Housing Initiatives of Princeton, a local nonprofit that helps low-income working families and individuals in and around Princeton avoid homelessness by providing them with transitional housing and temporary rental assistance, will manage a new round of rental assistance for people who need financial support to pay rent as the pandemic continues.
The new funding totalling $319,537 comes from a federal community development block grant, municipal officials said.
Carol Golden, the head of the Housing Initiatives board, said the organization provided a fair amount of rental assistance to residents of Princeton and surrounding communities in the fall. With the new round of funding, the organization will be able to help people pay up to three months of rent. The money can be used for rent going forward or to help tenants who are in arrears catch up and pay back rent.
“It’s hard for people to make ends meet during the pandemic, and the biggest expense is rent,” Golden said. “Eventually the eviction moratorium is going to be lifted, and the goal is to help people not be in such a deep hole at that time that there is no way they can ever catch up.”
Retired judge Philip Carchman helped develop a mediation program run by volunteers that will bring landlords and tenants together to negotiate payment amounts and timelines. The process will help stretch the organization’s dollars more and help landlords and tenants reach a compromise so that the tenants are safe and landlords are not without funds.
Carchman said the goal is for landlords and tenants to resolve issues regarding outstanding rent and to reach an agreement for a three-month period, with the landlord giving the tenant the wherewithal to remain at the rental property. The mediation process will involve the landlord, the tenant, a tenant’s advocate, an interpreter if needed, a mediator, and someone to manage the technology for the virtual mediation sessions. The Mercer County Bar Association is sending a letter to members seeking volunteers to serve as mediators and advocates. Carchman said a pilot mediation session was a success.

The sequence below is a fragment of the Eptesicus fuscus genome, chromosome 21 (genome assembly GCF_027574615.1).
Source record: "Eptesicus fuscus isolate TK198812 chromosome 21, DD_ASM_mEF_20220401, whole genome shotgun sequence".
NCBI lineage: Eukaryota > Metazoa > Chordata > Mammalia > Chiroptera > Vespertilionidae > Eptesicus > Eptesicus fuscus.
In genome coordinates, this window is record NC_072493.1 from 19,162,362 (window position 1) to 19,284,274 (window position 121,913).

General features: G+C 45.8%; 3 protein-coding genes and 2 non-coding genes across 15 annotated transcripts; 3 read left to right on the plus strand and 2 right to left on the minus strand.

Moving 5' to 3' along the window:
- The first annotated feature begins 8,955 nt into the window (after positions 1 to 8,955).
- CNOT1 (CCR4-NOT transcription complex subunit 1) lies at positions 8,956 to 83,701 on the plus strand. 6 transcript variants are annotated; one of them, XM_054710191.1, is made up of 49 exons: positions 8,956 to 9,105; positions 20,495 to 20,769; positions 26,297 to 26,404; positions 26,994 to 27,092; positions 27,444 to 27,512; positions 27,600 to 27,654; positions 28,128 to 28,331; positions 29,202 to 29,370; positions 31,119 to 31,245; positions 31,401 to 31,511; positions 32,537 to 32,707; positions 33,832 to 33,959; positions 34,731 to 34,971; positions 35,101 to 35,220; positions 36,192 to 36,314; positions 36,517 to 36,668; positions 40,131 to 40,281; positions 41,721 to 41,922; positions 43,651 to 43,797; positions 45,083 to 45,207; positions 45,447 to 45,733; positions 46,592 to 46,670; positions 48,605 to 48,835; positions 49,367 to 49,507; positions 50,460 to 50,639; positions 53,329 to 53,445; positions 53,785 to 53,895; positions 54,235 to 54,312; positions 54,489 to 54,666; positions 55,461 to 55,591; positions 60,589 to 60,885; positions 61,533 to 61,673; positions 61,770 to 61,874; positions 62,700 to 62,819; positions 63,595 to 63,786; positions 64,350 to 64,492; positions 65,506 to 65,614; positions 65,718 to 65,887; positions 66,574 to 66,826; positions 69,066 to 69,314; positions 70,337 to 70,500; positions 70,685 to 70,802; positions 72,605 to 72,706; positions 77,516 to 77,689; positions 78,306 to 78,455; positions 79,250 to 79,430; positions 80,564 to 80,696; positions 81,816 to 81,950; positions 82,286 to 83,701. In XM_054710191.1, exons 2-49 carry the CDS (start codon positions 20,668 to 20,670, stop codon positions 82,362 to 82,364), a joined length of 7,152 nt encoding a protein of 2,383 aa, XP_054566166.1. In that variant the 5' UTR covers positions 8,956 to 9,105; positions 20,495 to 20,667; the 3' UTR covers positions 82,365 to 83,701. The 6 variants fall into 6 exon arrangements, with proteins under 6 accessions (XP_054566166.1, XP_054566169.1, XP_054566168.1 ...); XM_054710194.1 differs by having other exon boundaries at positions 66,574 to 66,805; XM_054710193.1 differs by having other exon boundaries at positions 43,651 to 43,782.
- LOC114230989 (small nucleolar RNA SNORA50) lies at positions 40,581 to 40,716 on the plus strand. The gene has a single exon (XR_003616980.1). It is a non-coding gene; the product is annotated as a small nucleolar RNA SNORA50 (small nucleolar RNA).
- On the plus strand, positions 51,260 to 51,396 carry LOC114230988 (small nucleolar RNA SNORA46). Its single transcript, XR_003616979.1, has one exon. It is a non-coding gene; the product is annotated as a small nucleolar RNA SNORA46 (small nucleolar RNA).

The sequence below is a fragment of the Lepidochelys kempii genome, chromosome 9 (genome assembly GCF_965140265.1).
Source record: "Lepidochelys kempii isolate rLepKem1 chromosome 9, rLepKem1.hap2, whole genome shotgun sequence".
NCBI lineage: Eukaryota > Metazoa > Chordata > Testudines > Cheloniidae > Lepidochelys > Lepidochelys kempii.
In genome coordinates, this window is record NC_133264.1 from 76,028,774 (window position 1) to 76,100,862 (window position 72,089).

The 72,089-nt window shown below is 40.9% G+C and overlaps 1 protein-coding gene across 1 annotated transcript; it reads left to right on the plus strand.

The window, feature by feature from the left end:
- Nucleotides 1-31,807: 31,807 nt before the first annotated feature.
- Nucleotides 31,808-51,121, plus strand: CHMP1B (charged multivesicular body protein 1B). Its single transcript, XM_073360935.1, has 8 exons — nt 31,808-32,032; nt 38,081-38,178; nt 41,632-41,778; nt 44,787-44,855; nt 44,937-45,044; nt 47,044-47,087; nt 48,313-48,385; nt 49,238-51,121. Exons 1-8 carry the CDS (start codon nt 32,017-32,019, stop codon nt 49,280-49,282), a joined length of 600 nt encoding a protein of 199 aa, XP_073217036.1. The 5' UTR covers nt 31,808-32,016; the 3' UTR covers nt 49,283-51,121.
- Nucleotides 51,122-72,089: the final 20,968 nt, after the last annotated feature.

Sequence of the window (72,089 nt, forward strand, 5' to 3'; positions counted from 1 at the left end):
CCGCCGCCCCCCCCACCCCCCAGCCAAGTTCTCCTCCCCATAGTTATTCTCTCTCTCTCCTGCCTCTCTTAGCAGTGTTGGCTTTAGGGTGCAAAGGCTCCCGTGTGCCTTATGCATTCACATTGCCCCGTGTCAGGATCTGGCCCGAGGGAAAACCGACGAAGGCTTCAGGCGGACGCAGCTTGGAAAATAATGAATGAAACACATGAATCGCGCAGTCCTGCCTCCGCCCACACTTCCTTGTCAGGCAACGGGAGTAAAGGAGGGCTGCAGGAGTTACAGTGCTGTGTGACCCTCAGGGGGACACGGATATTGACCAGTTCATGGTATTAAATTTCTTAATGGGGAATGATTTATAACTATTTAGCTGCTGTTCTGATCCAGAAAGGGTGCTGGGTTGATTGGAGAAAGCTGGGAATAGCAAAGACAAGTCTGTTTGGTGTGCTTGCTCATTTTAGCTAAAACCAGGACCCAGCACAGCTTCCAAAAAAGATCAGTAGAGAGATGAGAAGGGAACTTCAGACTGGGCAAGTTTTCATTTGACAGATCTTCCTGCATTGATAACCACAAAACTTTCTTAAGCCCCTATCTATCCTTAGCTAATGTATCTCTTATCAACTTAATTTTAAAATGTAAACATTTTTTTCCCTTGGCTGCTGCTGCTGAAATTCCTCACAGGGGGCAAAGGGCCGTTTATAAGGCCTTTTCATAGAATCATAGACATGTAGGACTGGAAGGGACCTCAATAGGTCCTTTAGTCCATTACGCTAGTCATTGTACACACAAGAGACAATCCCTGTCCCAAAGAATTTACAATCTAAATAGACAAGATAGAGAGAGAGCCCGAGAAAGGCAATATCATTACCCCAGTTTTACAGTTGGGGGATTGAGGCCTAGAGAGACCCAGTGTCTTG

“We were very pleased to find we had a successful mediation,” Carchman said. “The landlord and tenant agreed on a rent to cover the three-month period. We see this as a program that can work, and we are hoping we will have the volunteers necessary to make it work.”
The mediation program is meant to take place before any actions are filed against tenants in court so that evictions are not hanging over tenants’ heads and are not placed on people’s records. When people have an eviction on their records, it makes it much harder for them to get their lives in order and rent in the future, housing advocates say.
Princeton Councilwoman Eve Niedergang asked whether the organization considered developing a formula, for example getting landlords to accept a flat rate of 75 percent of the rent that is due. “Or will it be sui generous, in and of itself?” Niedergang asked.
Carchman said each case has particular circumstances. Sometimes a tenant has the wherewithal to contribute to the rent. In some cases, payment of more than 75 percent is required. “The optimal scenario would be for a landlord and tenant to talk to each other without our intervention,” Carchman said.
“Communication is key,” Golden said, noting that applicants for relief must certify their incomes. The person seeking relief must be a leaseholder.
Councilman David Cohen said he thought tenants shouldn’t try to settle things with the landlord themselves and instead should use mediation.
“A rare tenant will have the savvy and legal knowledge to negotiate successfully,” Cohen said. “I’d prefer that people use mediation, for the tenant’s sake and for stretching money.”
Cohen asked whether the tenants can also get legal assistance outside of the mediation process. Volunteer Lawyers for Justice is working to help get lawyers to serve as advocates for tenants. The organization also handles landlord-tenant issues on an ongoing basis.